word by Jacob Goldberg
colour by Joe Hengst
The flight attendant looks at my carry-on like it’s got four heads. ‘It’ll fit,’ I tell her confidently as she lets me pass through jet bridge, windowless and quiet. A considerable gap between the walkway and cabin has me thinking that there should be a warning sign somewhere. So, I watch my step. The stewardess, black and shapely, smiles at me. I have to walk with my right shoulder toward the tail of the plane so I don’t hit those already settled with my bag.
It fits in the overhead compartment above my seat, which I share with a woman of about 25. Her nail filing looks like she’s playing a small violin and we exchange smiles when I sit down. The stewardess over the intercom welcomes us to American Airlines and asks for our attention as we prepare for takeoff. I remove my headphones but mostly hear my neighbor and her nails. At the stewardess’ direction, I open the In Case of Emergency pamphlet located in the pouch in front of me. The pamphlet’s spine feels fresh. Inside, images accompany the text. One picture, detailing the protocol for a water landing, has people fastening their life jackets; their cheeks are loose, their eyebrows steady, and their mouths unopened. I quickly put the booklet back in the pouch.
The plane stops at the takeoff hash. I look out the window and make eye contact with my neighbor.
‘Hi, I’m Calvin’ I say.
‘Stacey, sorry about the nail filing. It’s a bit of a nervous habit,’ she adds with an uncomfortable smile.
‘Don’t like flying?’
‘Rather be on the ground,’ she says as the engines crescendo.
‘I’ve never flown before, actually. Are you afraid of heights?’ I ask, immediately wishing I hadn’t.
‘Never?’ The plane jerks forward and she grabs the armrest between us. ‘I just don’t really like takeoff is all. Why now?’
‘My brother lives out in Seattle and he’s getting married.’ Outside, I see LaGuardia flitting past us, and I wonder how long the runway is.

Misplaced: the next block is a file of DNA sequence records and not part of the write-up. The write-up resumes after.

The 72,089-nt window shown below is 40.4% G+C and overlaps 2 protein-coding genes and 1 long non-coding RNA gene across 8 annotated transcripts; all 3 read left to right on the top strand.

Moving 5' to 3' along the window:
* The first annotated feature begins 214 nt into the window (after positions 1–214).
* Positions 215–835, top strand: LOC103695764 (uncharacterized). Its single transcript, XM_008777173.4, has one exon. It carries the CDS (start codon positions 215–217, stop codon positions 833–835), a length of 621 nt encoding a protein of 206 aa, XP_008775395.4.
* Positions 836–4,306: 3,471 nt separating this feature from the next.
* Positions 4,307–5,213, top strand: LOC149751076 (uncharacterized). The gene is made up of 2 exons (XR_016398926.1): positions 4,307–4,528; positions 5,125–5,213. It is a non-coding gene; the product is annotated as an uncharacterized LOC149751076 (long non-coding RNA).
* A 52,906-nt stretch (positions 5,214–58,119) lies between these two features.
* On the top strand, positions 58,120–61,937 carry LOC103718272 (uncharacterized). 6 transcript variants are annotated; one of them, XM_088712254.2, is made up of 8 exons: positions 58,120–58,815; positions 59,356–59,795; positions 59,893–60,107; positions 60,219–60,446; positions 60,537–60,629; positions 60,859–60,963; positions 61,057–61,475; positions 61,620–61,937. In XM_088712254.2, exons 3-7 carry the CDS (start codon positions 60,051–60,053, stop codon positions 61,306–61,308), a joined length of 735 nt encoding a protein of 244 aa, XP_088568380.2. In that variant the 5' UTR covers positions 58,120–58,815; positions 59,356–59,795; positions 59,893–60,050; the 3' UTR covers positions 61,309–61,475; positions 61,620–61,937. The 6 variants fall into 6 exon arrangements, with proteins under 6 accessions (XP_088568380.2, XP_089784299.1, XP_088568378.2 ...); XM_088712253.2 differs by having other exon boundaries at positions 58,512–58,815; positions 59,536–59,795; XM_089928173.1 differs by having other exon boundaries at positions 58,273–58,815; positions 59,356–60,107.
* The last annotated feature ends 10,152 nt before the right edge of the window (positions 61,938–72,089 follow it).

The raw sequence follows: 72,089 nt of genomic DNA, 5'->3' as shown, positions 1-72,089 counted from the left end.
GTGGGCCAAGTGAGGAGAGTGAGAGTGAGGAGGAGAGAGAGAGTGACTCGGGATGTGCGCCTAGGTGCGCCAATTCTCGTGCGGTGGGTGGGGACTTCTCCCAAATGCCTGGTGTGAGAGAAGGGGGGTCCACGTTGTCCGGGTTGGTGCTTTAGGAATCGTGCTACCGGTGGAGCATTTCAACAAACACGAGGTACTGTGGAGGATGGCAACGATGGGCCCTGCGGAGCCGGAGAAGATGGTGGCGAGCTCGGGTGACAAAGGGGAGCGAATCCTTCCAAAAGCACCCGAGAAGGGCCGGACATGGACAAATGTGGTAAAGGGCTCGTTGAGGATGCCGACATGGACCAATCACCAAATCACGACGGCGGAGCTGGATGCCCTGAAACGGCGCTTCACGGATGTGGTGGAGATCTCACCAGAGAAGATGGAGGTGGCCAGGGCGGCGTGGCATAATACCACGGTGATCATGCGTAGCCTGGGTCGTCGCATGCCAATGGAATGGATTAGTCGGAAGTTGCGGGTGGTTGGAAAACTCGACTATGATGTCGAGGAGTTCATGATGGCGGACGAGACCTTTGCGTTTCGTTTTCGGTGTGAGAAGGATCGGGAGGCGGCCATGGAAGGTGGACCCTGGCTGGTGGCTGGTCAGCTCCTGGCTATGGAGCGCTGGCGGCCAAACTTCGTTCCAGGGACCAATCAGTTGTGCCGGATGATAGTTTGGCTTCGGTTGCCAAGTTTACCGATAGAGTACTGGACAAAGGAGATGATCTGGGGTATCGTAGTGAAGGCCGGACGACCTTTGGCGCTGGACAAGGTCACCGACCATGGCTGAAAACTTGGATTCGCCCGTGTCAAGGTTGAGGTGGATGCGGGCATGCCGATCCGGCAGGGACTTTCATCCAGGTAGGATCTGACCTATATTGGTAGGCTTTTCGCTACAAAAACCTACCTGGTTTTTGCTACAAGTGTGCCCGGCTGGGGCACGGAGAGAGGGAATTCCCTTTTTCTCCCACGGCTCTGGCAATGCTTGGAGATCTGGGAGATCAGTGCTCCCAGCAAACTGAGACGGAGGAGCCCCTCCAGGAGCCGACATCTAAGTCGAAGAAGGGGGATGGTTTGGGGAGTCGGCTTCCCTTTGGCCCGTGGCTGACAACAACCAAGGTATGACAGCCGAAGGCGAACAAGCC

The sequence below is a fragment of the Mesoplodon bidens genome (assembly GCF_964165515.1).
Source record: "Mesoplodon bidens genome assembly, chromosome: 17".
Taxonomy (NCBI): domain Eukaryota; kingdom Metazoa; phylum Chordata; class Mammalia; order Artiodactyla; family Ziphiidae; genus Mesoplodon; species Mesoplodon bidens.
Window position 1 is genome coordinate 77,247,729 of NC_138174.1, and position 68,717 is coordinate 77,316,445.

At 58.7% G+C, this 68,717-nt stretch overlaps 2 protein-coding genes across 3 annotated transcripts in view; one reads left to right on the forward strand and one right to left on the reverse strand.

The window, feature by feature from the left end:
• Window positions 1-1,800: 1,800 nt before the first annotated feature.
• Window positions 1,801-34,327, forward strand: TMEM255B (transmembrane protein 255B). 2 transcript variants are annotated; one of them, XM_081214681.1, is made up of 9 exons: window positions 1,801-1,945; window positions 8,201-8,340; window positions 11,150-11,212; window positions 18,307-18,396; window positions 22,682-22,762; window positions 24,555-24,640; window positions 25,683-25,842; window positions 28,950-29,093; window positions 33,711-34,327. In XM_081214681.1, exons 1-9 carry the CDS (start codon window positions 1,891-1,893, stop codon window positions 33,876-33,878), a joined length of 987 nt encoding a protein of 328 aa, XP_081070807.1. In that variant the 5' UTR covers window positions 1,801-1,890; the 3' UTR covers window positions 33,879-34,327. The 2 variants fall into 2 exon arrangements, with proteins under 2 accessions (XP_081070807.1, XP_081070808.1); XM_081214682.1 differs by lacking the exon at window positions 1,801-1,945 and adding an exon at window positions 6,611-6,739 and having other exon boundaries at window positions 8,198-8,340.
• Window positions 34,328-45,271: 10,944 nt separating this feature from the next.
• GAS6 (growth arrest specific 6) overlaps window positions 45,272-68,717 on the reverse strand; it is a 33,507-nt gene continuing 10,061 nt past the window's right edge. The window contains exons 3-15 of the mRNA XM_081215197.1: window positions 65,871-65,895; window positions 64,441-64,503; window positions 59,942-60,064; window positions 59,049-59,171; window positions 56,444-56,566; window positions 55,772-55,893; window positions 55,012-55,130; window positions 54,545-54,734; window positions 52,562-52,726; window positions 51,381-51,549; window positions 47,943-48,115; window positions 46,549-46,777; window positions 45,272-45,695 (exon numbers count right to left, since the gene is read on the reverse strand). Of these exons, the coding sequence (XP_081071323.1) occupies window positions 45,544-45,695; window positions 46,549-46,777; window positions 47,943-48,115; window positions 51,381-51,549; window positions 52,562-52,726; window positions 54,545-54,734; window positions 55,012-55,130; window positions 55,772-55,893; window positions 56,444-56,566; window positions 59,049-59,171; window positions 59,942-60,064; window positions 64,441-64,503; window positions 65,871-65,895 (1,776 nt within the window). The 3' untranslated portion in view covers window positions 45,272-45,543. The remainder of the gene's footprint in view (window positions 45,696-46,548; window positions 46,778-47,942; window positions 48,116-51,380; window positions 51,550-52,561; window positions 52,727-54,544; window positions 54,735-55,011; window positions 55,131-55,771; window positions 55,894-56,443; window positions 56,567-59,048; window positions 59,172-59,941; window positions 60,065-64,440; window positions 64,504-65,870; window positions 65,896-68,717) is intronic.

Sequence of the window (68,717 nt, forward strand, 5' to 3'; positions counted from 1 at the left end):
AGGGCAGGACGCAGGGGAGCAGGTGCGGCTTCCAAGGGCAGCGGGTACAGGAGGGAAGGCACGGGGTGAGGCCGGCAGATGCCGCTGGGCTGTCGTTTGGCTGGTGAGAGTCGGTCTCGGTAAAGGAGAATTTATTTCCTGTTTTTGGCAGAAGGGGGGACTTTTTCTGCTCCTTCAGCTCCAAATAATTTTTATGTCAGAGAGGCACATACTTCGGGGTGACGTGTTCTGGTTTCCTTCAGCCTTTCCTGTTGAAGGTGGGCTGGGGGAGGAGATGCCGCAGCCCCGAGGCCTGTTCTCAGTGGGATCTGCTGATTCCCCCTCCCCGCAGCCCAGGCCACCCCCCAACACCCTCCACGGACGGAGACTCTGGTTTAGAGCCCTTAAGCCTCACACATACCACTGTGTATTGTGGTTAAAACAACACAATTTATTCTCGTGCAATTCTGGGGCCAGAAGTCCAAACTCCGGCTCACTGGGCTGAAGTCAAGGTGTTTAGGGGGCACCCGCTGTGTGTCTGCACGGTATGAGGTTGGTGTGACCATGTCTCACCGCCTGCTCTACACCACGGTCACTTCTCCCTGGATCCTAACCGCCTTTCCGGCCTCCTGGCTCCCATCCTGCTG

‘Oh, you’re getting married?’ She asks, her eyes closed, hands gripping both armrests, body frozen to the seat.
‘No, my brother is.’
When the back wheels come off the ground, I feel the plane’s tail swing underneath and Stacey says, ‘Oh.’
Stacey is busy grabbing the back of the seat in front of her. We pass through some clouds, which from the ground I’d never imagine would be so dense and unwelcoming. The plane feels like a rickety train. Before this flight, I’d think of overcast, opaque skies in terms of an absence of sun. But on this side of the clouds you realize that it’s just the presence of clouds; the sun is always shining. The view from my window looks like what I was taught to believe Heaven looks like.
And so the plane continues to climb, and the blue of the sky turns from baby to turquoise, climbing higher to navy, and now stars pepper the sky and I look at my watch and it’s only 3pm.
From the author: “I guess the question to ask is: How do you deal with people who are scared? Do you let them fall deep into their phobias? The artwork moves from mimetic to surreal, vertically, in the photo, and I thought it would be fitting if the plane that Calvin and Stacey were on flew right into space.”
See more colour by Joe Hengst
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